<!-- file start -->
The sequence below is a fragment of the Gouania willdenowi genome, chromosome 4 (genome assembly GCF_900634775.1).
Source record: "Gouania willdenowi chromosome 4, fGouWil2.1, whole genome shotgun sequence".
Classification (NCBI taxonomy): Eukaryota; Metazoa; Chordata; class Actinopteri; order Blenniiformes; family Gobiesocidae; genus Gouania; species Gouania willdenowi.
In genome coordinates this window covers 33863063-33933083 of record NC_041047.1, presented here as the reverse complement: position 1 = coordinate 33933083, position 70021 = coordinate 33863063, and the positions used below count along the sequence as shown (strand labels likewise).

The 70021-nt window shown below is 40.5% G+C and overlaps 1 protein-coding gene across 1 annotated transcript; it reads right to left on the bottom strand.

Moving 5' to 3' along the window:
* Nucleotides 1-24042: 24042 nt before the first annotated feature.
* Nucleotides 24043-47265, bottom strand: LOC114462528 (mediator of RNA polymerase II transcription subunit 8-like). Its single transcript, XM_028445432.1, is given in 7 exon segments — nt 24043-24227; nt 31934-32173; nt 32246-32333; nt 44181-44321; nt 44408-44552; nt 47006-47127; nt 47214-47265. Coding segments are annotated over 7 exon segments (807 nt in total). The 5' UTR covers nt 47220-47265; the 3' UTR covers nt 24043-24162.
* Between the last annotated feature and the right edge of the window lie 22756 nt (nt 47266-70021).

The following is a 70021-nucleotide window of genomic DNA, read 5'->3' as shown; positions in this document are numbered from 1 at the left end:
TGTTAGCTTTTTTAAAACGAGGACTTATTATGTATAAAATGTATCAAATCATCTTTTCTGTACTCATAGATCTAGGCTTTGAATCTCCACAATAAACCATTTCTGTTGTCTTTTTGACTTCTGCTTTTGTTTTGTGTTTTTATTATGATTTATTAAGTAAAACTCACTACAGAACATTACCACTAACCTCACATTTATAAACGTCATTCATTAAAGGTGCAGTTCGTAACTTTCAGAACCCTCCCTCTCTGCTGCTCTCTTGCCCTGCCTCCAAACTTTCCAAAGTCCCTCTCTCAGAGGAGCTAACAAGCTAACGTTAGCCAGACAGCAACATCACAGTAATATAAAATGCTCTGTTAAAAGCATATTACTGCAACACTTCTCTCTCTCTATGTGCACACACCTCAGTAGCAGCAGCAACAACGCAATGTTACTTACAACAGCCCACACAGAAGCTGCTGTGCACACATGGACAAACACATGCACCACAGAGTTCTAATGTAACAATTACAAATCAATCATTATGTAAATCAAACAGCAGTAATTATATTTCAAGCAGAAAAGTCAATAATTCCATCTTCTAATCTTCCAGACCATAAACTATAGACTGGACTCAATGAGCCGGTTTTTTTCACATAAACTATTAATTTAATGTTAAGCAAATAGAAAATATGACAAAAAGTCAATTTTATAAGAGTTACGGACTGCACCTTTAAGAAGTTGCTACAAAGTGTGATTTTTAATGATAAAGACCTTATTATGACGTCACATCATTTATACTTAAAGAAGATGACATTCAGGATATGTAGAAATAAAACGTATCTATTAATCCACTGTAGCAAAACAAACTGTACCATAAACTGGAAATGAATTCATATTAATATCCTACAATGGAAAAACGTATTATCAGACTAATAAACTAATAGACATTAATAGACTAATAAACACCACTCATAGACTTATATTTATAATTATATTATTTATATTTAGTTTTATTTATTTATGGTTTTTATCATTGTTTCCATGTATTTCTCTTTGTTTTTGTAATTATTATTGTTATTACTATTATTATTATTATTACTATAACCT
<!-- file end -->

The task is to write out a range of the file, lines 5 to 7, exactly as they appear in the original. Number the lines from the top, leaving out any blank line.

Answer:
The 70021-nt window shown below is 40.5% G+C and overlaps 1 protein-coding gene across 1 annotated transcript; it reads right to left on the bottom strand.

Moving 5' to 3' along the window:
* Nucleotides 1-24042: 24042 nt before the first annotated feature.